The income distributive implications of recent private health insurance policy reforms in Australia

Full text for this resource is not available from the Research Repository.

Palangkaraya, Alfons, Yong, Jongsay, Webster, Elizabeth and Dawkins, Peter (2009) The income distributive implications of recent private health insurance policy reforms in Australia. The European Journal of Health Economics, 10 (2). pp. 135-148. ISSN 1618-7601

Abstract

Between 1997-2000, the Australian government passed a number of private health insurance (PHI) policy reforms. The proportion of the population who had PHI as a result increased by 35 per cent. This study found that the reforms disproportionately favour high-income earners.

Dimensions Badge

Altmetric Badge

Item type Article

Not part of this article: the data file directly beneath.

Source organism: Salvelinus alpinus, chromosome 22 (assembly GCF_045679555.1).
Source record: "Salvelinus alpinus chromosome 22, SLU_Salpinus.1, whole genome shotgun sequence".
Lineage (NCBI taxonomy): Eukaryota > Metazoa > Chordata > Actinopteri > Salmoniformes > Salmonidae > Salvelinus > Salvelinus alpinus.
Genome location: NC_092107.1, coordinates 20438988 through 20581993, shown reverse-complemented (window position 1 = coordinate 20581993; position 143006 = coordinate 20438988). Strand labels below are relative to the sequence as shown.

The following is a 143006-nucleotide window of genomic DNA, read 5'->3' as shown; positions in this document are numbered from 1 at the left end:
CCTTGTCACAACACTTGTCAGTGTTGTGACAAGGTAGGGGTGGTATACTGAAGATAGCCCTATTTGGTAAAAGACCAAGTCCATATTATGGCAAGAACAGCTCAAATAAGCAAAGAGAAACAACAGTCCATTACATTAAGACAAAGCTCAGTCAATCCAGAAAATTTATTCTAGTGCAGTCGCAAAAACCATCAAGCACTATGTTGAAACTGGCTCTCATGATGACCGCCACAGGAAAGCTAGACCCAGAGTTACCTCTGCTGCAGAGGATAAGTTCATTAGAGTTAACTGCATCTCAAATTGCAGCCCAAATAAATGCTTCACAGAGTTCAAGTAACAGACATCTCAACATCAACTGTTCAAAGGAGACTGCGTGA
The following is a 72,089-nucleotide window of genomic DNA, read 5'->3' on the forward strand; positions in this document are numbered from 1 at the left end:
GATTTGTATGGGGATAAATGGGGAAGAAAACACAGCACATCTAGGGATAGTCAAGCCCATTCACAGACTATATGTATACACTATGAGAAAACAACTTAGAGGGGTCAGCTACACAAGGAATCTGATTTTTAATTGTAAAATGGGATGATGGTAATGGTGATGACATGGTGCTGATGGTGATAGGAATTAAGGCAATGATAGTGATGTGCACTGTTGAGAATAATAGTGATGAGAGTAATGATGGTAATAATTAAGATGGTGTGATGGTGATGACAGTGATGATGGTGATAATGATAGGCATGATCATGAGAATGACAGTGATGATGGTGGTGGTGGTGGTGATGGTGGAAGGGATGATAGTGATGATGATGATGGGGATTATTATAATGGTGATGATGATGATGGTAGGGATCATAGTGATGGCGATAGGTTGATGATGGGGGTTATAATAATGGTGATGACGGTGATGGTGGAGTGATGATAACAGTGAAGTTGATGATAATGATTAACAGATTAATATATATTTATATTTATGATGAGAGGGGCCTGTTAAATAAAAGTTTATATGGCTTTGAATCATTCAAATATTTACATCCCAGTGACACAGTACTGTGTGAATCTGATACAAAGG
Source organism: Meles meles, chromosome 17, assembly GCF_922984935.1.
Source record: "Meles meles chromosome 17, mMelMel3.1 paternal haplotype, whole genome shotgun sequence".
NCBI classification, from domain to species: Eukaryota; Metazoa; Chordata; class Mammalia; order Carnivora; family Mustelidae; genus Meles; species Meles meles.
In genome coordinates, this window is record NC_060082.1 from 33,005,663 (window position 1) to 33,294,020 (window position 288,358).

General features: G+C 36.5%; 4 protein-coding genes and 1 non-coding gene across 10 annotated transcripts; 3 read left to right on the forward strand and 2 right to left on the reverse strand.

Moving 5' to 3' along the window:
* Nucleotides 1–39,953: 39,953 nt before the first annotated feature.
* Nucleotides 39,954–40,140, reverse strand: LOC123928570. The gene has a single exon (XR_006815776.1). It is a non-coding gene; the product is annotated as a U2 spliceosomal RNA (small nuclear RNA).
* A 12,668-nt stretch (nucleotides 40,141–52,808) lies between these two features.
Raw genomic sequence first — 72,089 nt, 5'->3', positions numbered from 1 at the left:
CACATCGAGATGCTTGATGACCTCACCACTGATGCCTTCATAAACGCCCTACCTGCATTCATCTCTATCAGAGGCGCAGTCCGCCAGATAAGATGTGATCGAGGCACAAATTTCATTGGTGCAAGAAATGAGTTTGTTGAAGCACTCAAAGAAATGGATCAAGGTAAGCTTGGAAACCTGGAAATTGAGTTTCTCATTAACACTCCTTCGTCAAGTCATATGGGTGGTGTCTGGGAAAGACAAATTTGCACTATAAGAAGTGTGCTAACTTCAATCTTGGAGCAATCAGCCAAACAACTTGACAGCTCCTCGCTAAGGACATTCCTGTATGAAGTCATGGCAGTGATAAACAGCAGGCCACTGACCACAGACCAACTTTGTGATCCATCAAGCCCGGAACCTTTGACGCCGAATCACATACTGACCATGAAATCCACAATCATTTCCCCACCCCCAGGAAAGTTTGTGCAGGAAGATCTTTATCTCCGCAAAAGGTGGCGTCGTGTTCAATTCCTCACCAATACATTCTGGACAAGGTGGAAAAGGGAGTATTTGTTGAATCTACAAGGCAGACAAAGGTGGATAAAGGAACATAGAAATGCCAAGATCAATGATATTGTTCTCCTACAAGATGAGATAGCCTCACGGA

URI https://vuir.vu.edu.au/id/eprint/8974
DOI https://doi.org/10.1007/s10198-008-0111-8
Official URL http://link.springer.com/article/10.1007%2Fs10198-...
Subjects Historical > FOR Classification > 1402 Applied Economics
Historical > FOR Classification > 1605 Policy and Administration
Current > Division/Research > Other
Keywords ResPubID23232, private health insurance, PHI, high-income earners, policy reforms, income distribution, tax subsidy
Citations in Scopus 14 - View on Scopus
Download/View statistics View download statistics for this item

Search Google Scholar

Repository staff login